I really felt that this dinner was one of the most interesting ones yet. I sat next to Pathikist (Po) and Aida. Aida has already graduated from Brown, and Po is a rising junior at Brown. I got to talk to Po more and he told me some really nice stuff about Brown. Po came from India and is currently majoring in geography. He told me some of the reasons why he chose Brown as his choice. He also told me about these wonderful opportunities at Brown where they funded for his trips to Death Valley and the Grand Canyon. This summer, he’ll also be going to Africa for 6 weeks, all by himself, and living in a hut. He told me how excited he was, but quite frankly, I’d be pissing in my pants if I was stuck in the wilderness for 6 weeks. I really admire his courage and radical interest in this field of study. I think these opportunities he talked about really shows how wonderfully extensive the Brown programs are, and how much they test the capabilities of their students. Further into the conversation, we also talked about life at Brown, and got Aida to join in on the conversation. 

The food at Capital Grill was extremely delicious. I felt that their mission was to make our stomachs fat and plump because every single dish that they served was a meal fit for a beast. The real challenge was completing dessert. Dessert was death on a platter with extremely high calorized foods, and stuffing our stomachs with an insane amount of sugar. However, with the help of Nick, we were able to conquer our platter of dessert, being the only ones to finish at the table. In fact, our server sounded really surprised when he said, “Wow, you guys did a terrific job.” And of course, Ms. Kaplan laughed her pants off as we made him recite it to her from the other side of the table.

M.I.T. is, for sure, one of the colleges that I would look forward to applying too. Being one who’s interested in architecture, the M.I.T. campus and student life really shows how the atmosphere inspires ideas into the students’ minds. For example, you do not see things like M.I.T. hacks at other schools, but that’s because they don’t have the inspiration or capabilities. These M.I.T. hacks are the moments that we live and memories that we’d laugh to for our whole lives. It really shows how creative the students are there, and how the whole theme of “technology” plays as a role in their college life. M.I.T. students are not only learning technology, but they’re also living technology, and I think that’s what really sets them apart from other colleges as well as interesting me into this school. It would be practically impossible for one not to find motivation while learning at M.I.T.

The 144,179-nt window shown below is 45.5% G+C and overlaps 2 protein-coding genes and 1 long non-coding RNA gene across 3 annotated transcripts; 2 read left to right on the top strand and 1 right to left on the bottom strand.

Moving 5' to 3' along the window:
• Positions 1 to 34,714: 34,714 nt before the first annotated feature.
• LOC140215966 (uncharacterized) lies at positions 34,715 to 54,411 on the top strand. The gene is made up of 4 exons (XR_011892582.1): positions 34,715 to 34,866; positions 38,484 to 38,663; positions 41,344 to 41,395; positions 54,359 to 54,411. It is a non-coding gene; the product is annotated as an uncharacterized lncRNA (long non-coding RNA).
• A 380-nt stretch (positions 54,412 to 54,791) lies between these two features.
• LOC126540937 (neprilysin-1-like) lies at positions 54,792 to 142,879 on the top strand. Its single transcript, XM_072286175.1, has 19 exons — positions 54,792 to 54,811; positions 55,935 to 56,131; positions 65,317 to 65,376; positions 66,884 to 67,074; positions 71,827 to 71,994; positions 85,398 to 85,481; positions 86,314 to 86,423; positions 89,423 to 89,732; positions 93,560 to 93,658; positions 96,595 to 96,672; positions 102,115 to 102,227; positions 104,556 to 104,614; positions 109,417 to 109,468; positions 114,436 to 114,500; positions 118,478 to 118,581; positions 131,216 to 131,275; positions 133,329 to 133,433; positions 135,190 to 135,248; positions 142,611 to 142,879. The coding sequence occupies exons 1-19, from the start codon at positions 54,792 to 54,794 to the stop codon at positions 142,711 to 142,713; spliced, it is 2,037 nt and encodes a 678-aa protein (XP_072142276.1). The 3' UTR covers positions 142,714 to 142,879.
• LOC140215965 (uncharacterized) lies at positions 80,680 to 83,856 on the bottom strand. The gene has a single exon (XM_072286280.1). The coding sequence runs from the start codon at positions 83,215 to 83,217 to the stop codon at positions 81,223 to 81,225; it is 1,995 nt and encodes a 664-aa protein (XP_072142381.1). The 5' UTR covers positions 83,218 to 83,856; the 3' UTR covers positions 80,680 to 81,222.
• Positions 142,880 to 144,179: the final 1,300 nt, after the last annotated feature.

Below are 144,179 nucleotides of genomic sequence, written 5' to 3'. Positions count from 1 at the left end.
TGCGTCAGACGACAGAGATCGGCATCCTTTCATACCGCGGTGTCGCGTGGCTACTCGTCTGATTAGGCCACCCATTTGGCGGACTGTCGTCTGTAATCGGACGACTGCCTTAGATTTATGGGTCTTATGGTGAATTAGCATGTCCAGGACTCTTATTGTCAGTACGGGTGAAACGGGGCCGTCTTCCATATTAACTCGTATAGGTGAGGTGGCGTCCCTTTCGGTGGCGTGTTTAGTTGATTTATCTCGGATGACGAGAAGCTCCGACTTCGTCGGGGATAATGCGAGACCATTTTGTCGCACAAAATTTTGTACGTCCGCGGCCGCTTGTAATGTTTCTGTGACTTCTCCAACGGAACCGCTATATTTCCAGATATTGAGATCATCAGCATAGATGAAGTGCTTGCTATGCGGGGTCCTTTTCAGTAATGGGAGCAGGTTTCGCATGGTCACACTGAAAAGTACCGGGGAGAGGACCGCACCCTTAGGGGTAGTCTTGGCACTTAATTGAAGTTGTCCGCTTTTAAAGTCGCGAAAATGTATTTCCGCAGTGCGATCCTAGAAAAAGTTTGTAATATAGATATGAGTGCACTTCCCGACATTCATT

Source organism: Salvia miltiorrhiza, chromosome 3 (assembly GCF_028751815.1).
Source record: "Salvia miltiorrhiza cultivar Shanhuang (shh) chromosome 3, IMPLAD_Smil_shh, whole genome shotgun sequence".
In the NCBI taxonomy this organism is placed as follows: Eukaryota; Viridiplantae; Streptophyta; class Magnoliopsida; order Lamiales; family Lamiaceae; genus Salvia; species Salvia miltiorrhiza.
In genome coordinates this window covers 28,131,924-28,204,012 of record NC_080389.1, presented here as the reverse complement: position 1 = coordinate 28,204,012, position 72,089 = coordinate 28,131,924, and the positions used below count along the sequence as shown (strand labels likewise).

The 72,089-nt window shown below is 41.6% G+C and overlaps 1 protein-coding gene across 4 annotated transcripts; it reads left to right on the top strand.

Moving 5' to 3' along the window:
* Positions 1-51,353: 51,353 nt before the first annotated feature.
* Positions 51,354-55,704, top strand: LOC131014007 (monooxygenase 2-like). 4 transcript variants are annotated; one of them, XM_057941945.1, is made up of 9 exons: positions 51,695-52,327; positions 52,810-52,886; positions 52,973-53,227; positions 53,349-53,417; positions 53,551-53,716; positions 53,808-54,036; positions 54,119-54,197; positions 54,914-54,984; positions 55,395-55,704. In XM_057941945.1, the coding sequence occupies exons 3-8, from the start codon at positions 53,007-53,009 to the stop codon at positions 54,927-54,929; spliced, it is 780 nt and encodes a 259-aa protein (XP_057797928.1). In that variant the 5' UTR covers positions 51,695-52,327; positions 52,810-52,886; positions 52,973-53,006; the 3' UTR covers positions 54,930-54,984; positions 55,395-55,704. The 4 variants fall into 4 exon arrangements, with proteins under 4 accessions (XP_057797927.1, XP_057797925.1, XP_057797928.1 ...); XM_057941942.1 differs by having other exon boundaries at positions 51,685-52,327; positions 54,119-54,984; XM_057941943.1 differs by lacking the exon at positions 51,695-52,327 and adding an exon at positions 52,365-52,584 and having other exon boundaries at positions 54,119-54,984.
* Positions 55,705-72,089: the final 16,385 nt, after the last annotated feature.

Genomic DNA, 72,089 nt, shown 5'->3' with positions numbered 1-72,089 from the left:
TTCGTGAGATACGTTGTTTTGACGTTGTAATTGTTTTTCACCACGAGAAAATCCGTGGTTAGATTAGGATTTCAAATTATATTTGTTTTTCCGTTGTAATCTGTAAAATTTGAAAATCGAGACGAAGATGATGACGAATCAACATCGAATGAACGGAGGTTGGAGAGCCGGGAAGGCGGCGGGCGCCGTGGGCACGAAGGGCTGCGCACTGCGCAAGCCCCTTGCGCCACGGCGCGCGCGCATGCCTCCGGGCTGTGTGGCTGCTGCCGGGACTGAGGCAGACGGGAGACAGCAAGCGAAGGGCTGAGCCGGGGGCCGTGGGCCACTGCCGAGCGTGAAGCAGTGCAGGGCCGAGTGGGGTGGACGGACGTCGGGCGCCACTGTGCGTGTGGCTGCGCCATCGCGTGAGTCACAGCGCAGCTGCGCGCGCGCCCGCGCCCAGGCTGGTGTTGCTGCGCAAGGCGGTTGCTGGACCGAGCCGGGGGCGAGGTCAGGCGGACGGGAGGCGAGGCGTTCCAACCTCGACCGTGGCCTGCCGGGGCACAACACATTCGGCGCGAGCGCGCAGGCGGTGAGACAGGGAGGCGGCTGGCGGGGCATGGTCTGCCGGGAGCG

After all the information we got from the tours, we realized that our school district does not have the proper funding to give more opportunities to explore these colleges. Pinole Valley High School, for example, is desperately working its way with two counselors. The counselors are too occupied with the upperclassmen scheduling and making sure seniors pass their classes, that very little time is invested to talk about colleges. Every year, PVHS has an annual College Fair to show their students some of the colleges out there, but many of the students do not even know what they should know about the colleges or what to ask questions about. In Pinole, we also have an Advocacy class every Monday, but we’ve never touched base on college statistics, and students really don’t know what to expect out of those lectures even if we did. Lack of funding and communication have been large factors in preventing students from the proper knowledge they should know about these colleges because without that knowledge, they practically know nothing about the college. 

As a group, the Brown Session I cohorts all assigned themselves a category of questions that should be answered for students to gain more knowledge about these colleges. Mine was financial aid and costs. Some of the questions that I would recommend asking are (1) how is financial need determined; (2) how many scholarships are available for the students; (3) is financial background checked when applying to this college; (4) does this college give merit scholarships [Ivy League colleges are actually not allowed to give any]; and (5) how much is the basic tuition for this college without financial aid.